Question: What do the opening of the new Apple stores, the rumored merger of BBDO and Organic (see the May 14 entry), and the future of online marketing have in common?
Answer: It’s all about the experience.
Let’s start with the new Apple stores.
Last week, Apple opened two new retail stores: one in Tysons Corner Center in McLean, VA, and the other in the Glendale Galleria in Glendale, CA. (Take a tour.) Opened with all the fanfare and dash that mark everything touched by Steve Jobs, the stores immediately attracted loads of press for Apple, which holds 5 percent of the market.
From what I can gather, reactions were fairly mixed. The Mac faithful were (of course) thrilled. The reaction of the tech press varied from interested neutrality to disbelief that Apple would go retail when Gateway is shutting down some of its Gateway Country stores. Overall, regardless of the final word from the pundits, it seemed to be a PR success, if nothing else.
But why did Apple do it? Why now, when PC sales are slumping and other retailers are tightening their belts?
The answer can be found at any other computer retailer.
Now, to be honest, I’ve been a Mac user for more than 10 years, so I am a little biased. But for those of you PC users out there who’ve never experienced what I’ve had to go through, let me walk you through a typical interaction with a salesperson in a big electronics retail outlet.
Me: “Where’s the Mac software?”
Salesperson: “Haw haw haw haw haw! Mac software? Hey, Cleatus! This guy wants Mac software! Ha!”
Me: “Uh, do you even sell Macs?”
Salesperson: “Ha!” (rolls eyes) “Yeah, I think so. Phpphhht! I think they’re over there (pointing to a moldering display). Sure you don’t wanna buy a new SreamingBloodyCarnage-Xtreme Voodoo Card? Or a real computer, like this Pentium 4? Ain’t nothing better for playing BloodyChunks 4!”
Me: “No thanks… (looking over at the toppling Mac display) um… I’m gonna leave now.”
And I like Macs! You can only imagine the experience of so many other people coming in to their favorite electronics shop, hopped-up from the latest cool iMac commercial, only to be not so deftly steered away from the “toys” and over to some serious Pentium-driven silicon.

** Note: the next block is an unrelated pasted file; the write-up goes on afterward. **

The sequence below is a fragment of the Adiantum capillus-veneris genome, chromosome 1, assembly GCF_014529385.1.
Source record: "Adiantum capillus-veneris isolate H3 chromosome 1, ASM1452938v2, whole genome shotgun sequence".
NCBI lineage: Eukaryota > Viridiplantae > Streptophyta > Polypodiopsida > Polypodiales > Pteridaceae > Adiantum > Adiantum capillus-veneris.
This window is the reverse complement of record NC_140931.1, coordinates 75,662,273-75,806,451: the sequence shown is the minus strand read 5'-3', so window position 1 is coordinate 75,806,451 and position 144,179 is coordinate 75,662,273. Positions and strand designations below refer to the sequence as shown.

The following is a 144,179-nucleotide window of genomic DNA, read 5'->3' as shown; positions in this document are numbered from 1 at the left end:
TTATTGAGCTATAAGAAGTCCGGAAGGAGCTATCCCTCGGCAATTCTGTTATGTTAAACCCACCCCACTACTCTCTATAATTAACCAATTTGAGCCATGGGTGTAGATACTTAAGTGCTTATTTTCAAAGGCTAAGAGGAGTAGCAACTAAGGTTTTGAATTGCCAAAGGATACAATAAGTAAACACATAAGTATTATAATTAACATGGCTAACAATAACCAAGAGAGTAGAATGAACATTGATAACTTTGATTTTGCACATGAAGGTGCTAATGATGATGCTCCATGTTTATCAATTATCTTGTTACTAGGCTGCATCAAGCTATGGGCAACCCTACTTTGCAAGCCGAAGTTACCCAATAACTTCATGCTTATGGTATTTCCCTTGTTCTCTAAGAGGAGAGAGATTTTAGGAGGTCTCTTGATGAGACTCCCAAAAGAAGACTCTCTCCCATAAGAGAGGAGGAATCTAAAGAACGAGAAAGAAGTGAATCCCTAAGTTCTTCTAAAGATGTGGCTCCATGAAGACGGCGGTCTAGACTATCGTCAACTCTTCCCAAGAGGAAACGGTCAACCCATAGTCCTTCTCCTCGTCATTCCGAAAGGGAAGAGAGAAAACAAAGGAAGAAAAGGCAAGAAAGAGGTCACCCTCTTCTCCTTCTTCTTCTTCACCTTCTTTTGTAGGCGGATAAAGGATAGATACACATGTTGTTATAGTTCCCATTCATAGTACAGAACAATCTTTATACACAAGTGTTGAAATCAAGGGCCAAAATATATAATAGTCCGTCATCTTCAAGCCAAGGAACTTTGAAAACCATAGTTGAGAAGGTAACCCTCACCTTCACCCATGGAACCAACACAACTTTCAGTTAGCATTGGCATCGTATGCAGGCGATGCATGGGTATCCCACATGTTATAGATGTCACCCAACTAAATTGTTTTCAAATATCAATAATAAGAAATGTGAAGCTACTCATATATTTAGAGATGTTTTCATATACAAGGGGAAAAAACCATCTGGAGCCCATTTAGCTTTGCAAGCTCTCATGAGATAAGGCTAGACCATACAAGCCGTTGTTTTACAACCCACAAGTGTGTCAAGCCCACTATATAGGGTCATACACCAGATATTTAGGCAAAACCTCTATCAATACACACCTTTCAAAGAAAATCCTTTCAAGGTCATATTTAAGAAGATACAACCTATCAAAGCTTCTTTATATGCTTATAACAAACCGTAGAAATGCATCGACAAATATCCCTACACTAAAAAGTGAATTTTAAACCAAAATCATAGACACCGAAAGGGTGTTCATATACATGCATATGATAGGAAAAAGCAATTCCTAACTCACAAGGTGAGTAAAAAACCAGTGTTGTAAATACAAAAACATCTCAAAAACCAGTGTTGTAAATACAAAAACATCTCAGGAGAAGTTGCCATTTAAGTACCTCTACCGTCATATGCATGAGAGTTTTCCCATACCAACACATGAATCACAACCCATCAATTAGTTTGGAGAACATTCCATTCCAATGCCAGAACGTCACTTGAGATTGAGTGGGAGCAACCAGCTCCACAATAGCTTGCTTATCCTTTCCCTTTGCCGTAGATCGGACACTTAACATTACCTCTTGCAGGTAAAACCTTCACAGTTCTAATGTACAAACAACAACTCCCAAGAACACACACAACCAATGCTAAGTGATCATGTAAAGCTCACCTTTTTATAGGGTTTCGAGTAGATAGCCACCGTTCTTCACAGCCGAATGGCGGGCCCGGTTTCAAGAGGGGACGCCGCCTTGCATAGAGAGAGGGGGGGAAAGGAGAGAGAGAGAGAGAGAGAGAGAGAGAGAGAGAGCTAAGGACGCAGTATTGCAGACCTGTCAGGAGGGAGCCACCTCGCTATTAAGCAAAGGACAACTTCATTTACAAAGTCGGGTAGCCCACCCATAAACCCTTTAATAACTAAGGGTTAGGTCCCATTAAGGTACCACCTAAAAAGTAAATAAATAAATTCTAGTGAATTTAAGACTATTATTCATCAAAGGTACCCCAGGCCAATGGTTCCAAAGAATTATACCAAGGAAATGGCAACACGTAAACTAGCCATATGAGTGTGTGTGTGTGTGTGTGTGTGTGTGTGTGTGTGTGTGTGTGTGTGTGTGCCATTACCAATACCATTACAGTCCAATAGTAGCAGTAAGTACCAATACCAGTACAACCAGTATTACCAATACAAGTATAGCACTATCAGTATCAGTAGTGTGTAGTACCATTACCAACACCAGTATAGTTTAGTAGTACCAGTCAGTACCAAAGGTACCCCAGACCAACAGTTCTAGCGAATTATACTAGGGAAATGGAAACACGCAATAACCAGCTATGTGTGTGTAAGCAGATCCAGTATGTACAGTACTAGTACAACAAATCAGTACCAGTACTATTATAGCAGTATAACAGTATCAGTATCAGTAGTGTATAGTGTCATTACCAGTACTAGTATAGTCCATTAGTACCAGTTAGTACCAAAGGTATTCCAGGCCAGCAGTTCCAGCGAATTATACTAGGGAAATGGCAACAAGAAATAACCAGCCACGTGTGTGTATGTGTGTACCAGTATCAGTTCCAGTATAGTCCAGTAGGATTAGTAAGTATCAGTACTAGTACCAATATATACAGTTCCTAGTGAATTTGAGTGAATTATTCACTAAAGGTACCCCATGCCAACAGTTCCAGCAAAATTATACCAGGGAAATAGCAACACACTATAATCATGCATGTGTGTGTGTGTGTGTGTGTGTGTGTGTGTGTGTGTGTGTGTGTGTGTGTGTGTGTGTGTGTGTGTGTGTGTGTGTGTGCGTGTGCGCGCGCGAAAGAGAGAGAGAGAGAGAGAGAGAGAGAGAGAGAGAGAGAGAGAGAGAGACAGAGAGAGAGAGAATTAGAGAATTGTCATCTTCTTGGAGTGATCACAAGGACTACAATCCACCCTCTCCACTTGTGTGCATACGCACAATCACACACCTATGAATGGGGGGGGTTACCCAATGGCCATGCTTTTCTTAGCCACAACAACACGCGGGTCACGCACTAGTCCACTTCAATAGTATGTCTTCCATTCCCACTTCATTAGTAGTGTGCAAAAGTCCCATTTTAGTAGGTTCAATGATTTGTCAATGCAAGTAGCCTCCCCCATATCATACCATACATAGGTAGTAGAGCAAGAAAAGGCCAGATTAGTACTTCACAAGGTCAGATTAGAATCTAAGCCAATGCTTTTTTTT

Granted, CompUSA and some other retailers have done a good job of selling Macs, but Apple’s been trapped in channels that don’t even want to sell its products. So it’s breaking out, creating the coolest customer experience possible and getting people who previously wouldn’t have any contact with Macs in to see what it’s like to use one… in person.
Why aren’t a Web site and a great advertising campaign enough? Because people plunking down thousands of dollars for computers actually have to touch and feel and see what it’s like — they have to experience the product. Ads aren’t enough. Web sites aren’t enough. You’ve gotta get the prospect, bring him or her in, and create something so cool that he or she not only becomes a customer but also tells his or her friends (thereby creating new customers).
Today, consumers have literally thousands (if not millions) of opportunities to interact with commercial speech. On the Web, on TV, in print, on the radio — heck, even stickers on fruit in the grocery store carry commercial messages these days. Trying to break through this media clutter is becoming increasingly difficult, even more so as people distrust advertising and what they hear in the media or online. Yet, at the same time, many of us in the marketing world continue to think that one-dimensional attempts to reach customers via a single medium — online, in print, on television, via email — somehow will be enough to persuade them to buy and become customers for life.
But people don’t become customers for life just because they’ve purchased once… as dot-bombs such as Pets.com, Living.com, Furniture.com, and MotherNature.com have taught us. People become customers only because they have had a compelling experience with a brand that extends all the way through from initial exposure (via advertising) through purchase (in the retail environment or e-commerce engine) and finally through fulfillment and support (on-time delivery and excellent customer support).
For the past five to six years, online marketing has been seen as somehow separate from traditional communication, and customer support hasn’t even usually been part of the mix. Traditional ad agencies were looked down on (with good reason, in many cases) by clients who thought that their online efforts could be handled only by hot e-solutions shops. Companies like Organic, Razorfish, and Sapient got tons of business from companies that felt communication online was something totally different from what they needed to do offline.
The trouble was, it wasn’t. Sure, there were technical requirements that needed to be addressed. But the same thing is true in any sort of “production” environment (e.g., TV, print) — it doesn’t mean that the communication of the brand should be any different.
Now the circle is starting to come around again, and traditional agencies are starting to fold interactive (e.g., Organic and BBDO) back into their mix. Why? Because we’ve finally started to understand that there’s not a sharp dividing line between online and offline. Instead, there’s a continuum that covers online, offline, retail, customer service… anywhere that companies meet. Separating marketing efforts by medium is crazy. You need to be where your customers are (and where you can cut through the clutter). You need to be the brand.
In the end, brand isn’t about logos, slogans, or “e-solutions.” Brand is about the experience that your customers or prospects have with your company. Sometimes that can take place online. Sometimes it can take place in the media. And sometimes it has to take place in person — hence, the Apple stores.
Today’s consumers are everywhere. The future of any kind of marketing is to meet them where they are.
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